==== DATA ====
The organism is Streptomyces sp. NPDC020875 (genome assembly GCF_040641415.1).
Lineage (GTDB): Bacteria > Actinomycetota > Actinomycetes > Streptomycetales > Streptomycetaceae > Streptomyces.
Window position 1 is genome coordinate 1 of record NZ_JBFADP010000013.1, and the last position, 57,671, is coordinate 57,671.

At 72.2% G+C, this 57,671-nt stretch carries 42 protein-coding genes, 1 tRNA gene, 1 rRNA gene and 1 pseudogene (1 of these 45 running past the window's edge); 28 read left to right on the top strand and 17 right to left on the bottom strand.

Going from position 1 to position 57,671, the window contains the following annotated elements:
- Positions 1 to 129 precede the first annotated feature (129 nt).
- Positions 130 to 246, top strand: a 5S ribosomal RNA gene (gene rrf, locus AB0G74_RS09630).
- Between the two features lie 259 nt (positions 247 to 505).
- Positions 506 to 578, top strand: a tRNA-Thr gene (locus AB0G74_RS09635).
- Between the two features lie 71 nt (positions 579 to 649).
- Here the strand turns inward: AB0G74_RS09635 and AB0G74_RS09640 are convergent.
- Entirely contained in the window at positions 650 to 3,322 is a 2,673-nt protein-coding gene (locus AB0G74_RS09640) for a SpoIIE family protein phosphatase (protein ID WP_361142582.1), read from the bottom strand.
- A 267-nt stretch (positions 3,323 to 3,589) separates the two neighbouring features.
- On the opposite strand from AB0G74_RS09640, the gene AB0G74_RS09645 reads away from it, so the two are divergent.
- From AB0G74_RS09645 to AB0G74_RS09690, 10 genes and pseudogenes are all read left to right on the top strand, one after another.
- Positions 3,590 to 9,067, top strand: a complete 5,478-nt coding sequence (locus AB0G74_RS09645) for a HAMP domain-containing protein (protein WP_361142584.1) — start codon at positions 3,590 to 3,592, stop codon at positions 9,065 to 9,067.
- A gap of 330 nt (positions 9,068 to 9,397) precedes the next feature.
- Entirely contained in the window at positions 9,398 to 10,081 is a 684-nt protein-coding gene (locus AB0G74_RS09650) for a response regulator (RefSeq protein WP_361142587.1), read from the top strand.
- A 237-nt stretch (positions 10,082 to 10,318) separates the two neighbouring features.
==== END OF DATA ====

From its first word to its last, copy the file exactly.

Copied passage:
The organism is Streptomyces sp. NPDC020875 (genome assembly GCF_040641415.1).
Lineage (GTDB): Bacteria > Actinomycetota > Actinomycetes > Streptomycetales > Streptomycetaceae > Streptomyces.
Window position 1 is genome coordinate 1 of record NZ_JBFADP010000013.1, and the last position, 57,671, is coordinate 57,671.

At 72.2% G+C, this 57,671-nt stretch carries 42 protein-coding genes, 1 tRNA gene, 1 rRNA gene and 1 pseudogene (1 of these 45 running past the window's edge); 28 read left to right on the top strand and 17 right to left on the bottom strand.

Going from position 1 to position 57,671, the window contains the following annotated elements:
- Positions 1 to 129 precede the first annotated feature (129 nt).
- Positions 130 to 246, top strand: a 5S ribosomal RNA gene (gene rrf, locus AB0G74_RS09630).
- Between the two features lie 259 nt (positions 247 to 505).
- Positions 506 to 578, top strand: a tRNA-Thr gene (locus AB0G74_RS09635).
- Between the two features lie 71 nt (positions 579 to 649).
- Here the strand turns inward: AB0G74_RS09635 and AB0G74_RS09640 are convergent.
- Entirely contained in the window at positions 650 to 3,322 is a 2,673-nt protein-coding gene (locus AB0G74_RS09640) for a SpoIIE family protein phosphatase (protein ID WP_361142582.1), read from the bottom strand.
- A 267-nt stretch (positions 3,323 to 3,589) separates the two neighbouring features.
- On the opposite strand from AB0G74_RS09640, the gene AB0G74_RS09645 reads away from it, so the two are divergent.
- From AB0G74_RS09645 to AB0G74_RS09690, 10 genes and pseudogenes are all read left to right on the top strand, one after another.
- Positions 3,590 to 9,067, top strand: a complete 5,478-nt coding sequence (locus AB0G74_RS09645) for a HAMP domain-containing protein (protein WP_361142584.1) — start codon at positions 3,590 to 3,592, stop codon at positions 9,065 to 9,067.
- A gap of 330 nt (positions 9,068 to 9,397) precedes the next feature.
- Entirely contained in the window at positions 9,398 to 10,081 is a 684-nt protein-coding gene (locus AB0G74_RS09650) for a response regulator (RefSeq protein WP_361142587.1), read from the top strand.
- A 237-nt stretch (positions 10,082 to 10,318) separates the two neighbouring features.